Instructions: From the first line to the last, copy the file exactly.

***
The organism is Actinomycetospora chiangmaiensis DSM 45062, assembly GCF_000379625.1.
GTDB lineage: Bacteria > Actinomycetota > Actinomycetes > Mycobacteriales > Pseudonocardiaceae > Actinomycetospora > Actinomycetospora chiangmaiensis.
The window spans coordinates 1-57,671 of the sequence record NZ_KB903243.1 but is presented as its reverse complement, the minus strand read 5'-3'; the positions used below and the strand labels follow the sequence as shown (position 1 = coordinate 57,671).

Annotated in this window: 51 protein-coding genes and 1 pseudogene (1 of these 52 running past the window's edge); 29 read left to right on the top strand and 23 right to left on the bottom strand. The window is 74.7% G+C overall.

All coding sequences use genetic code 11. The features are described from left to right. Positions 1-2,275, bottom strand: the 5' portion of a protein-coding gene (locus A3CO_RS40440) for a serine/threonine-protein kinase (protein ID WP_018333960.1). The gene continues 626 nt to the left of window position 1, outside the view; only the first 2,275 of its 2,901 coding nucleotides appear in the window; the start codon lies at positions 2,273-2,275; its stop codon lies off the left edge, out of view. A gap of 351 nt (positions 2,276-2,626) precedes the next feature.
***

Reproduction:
The organism is Actinomycetospora chiangmaiensis DSM 45062, assembly GCF_000379625.1.
GTDB lineage: Bacteria > Actinomycetota > Actinomycetes > Mycobacteriales > Pseudonocardiaceae > Actinomycetospora > Actinomycetospora chiangmaiensis.
The window spans coordinates 1-57,671 of the sequence record NZ_KB903243.1 but is presented as its reverse complement, the minus strand read 5'-3'; the positions used below and the strand labels follow the sequence as shown (position 1 = coordinate 57,671).

Annotated in this window: 51 protein-coding genes and 1 pseudogene (1 of these 52 running past the window's edge); 29 read left to right on the top strand and 23 right to left on the bottom strand. The window is 74.7% G+C overall.

All coding sequences use genetic code 11. The features are described from left to right. Positions 1-2,275, bottom strand: the 5' portion of a protein-coding gene (locus A3CO_RS40440) for a serine/threonine-protein kinase (protein ID WP_018333960.1). The gene continues 626 nt to the left of window position 1, outside the view; only the first 2,275 of its 2,901 coding nucleotides appear in the window; the start codon lies at positions 2,273-2,275; its stop codon lies off the left edge, out of view. A gap of 351 nt (positions 2,276-2,626) precedes the next feature.